It often feels like there’s a disconnect between the way we use the internet and the way it’s built and legislated for. We expect the internet to be a freely accessible global network and are surprised to find geographic restrictions. We expect a level of privacy which isn’t always respected by online services or protected by law. VPN services are an increasingly popular way to anonymise your online activity, but the details are less clear-cut than some VPN advertisements would have you believe. This article explores the ways you can use VPNs to improve your online experience but also outlines some of the areas where they fall short.
Internet protocols – What’s actually private?
In 2022 95% of websites listed on Google search use HTTPS. HTTPS (Hypertext Transfer Protocol Secure) is the secure version of HTTP which is the protocol behind the distribution of web pages over the World Wide Web and the communication of data between a web page and a user. Over HTTP all communications occur in plain text and can be intercepted by anyone on the network using simple free software. When using HTTPS the packets you send and receive can still be intercepted by others on the same network but are encrypted, so they will be seen as unreadable strings of characters rather than meaningful information. HTTPS also prevents your ISP from seeing the specific URLs and content of sites you visit, although they can still generally see the domain names being accessed.
Although HTTPS is now widely regarded as the standard for internet communication, you will likely still encounter web pages which are only available through an unsecured HTTP connection. When you visit a web page your browser should tell you whether or not you are using HTTPS (Typically this is done with a padlock icon in the URL bar). So even without a VPN if you see a padlock in the browser you can rest assured any data you send to the site is encrypted as it travels between you and them.
What is a VPN and how does it work?
VPNs (Virtual Private Networks) were first used as a way for employees to securely access resources on an internal company network remotely. These business-oriented VPNs are still widely used but are distinct from the more consumer-oriented VPNs which are the focus of this article. These are primarily focused on privacy protection and providing access to region-locked content but use the same underlying technology as the business VPNs which came before them.
In terms of personal use, a VPN hides your IP address by acting as an intermediary for your internet traffic. Rather than sending your internet traffic directly to a web server, you send and receive packets to and from the VPN server through an encrypted tunnel and it forwards them to and from the web server on your behalf. This way anyone watching your network traffic (including your ISP) will only see an encrypted connection from your device to the VPN server. The web server itself will only see a connection between itself and the VPN server and not your device. Now your interactions with the web server being accessed are separated from you and can only be seen by the VPN server itself.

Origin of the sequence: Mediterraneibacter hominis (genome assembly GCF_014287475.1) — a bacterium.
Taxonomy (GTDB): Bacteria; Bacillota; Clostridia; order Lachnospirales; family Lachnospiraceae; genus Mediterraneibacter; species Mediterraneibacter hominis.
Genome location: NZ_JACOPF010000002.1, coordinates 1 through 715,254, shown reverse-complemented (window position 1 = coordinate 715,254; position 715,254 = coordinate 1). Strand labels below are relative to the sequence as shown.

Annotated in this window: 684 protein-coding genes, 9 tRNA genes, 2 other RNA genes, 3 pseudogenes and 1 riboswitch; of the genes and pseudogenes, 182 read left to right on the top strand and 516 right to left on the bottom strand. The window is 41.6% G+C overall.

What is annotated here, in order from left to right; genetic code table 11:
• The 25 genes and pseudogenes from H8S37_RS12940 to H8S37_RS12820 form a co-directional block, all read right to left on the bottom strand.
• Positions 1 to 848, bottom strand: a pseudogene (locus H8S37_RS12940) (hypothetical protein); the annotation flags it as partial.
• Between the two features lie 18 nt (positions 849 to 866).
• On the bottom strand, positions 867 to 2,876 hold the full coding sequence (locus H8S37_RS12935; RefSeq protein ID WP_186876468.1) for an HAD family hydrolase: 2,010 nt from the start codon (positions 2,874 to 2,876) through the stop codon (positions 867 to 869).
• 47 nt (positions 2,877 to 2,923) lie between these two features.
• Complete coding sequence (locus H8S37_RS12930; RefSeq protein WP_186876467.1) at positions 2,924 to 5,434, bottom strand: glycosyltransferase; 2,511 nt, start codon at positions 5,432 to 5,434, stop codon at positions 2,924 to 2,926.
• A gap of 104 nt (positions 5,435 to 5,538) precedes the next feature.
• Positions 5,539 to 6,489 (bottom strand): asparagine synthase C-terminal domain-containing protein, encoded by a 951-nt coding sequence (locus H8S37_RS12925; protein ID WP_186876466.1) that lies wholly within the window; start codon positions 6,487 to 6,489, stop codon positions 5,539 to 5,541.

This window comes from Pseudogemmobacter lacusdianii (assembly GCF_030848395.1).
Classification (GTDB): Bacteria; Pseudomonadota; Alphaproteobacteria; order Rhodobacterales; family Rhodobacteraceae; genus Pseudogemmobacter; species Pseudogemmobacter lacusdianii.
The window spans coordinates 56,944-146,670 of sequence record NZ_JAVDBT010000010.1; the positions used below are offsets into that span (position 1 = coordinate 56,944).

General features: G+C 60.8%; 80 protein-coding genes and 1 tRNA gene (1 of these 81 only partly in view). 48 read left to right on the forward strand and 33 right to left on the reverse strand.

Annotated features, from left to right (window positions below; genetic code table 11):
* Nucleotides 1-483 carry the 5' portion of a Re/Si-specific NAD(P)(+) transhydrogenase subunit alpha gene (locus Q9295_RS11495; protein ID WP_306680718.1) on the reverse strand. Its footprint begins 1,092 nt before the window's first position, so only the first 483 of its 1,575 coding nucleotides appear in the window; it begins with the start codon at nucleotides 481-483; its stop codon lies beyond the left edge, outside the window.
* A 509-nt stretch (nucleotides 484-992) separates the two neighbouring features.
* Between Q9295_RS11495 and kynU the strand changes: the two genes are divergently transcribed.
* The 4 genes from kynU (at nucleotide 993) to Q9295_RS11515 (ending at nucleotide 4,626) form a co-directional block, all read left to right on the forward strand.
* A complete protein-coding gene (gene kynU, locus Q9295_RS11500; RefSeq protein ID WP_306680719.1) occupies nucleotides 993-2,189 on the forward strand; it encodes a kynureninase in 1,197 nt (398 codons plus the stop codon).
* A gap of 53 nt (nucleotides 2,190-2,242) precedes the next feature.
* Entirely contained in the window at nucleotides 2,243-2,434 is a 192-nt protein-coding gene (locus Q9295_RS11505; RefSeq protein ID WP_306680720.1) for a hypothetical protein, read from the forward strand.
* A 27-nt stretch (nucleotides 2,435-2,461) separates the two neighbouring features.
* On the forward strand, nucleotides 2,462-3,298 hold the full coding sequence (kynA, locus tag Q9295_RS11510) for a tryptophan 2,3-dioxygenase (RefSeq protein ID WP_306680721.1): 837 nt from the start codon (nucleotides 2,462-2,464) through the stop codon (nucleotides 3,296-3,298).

When you connect to a website through a VPN server, the site will only see the region of the VPN server and not the region of your device. If you access a website from Sydney through a VPN server in Tokyo, the site will see you as if you were accessing it from Tokyo directly. For this reason, many consumer VPN services offer servers in several regions worldwide. You can use them to access region-locked content (including streaming online movies and TV shows which are only available in specific regions).
Downsides to using a VPN
Although a VPN hides your internet traffic from outsiders, the VPN server itself still knows both ends of your connection. That is why finding a VPN service which respects your privacy is so important. By using a VPN you’re effectively shifting your trust from your ISP to the VPN company.
Another downside to using a VPN is that routing your traffic through a VPN server will inevitably slow down the speed of your connection. This can be especially annoying if you’re using a VPN for online video streaming.
While some speed reduction is unavoidable, you can improve your connection by using a VPN server closer to your location (maybe even in your city) or by trying another VPN service altogether. If you’re in Sydney and you connect to a VPN server which is also in Sydney you will experience a negligible drop in speed. If you connect to a VPN server in London you will experience a far more significant drop in speed as any traffic needs to first travel to the other side of the planet before reaching its final destination. Of course, if you’re using a VPN for accessing region-locked content switching to a closer server might not be an option.
Do you need a VPN?
Ultimately, whether or not you should use a VPN depends on the way you use the internet. Secure, trustworthy VPN services can be expensive, and regular HTTPS might already provide the security you need. Streaming online films and television probably isn’t something you desperately want to hide from your ISP and the extra speed you get from not using a VPN might be needed to avoid buffering or get you to a higher resolution. On the other hand, if you’re doing something you would rather not share with your ISP or you’re away from home and using public internet the extra privacy offered by a VPN might be worth the drop in speed.
If you do choose to use a VPN you should probably consider the added cost and speed reduction it will bring when choosing an internet plan. To read more about choosing the right internet plan for you, click here.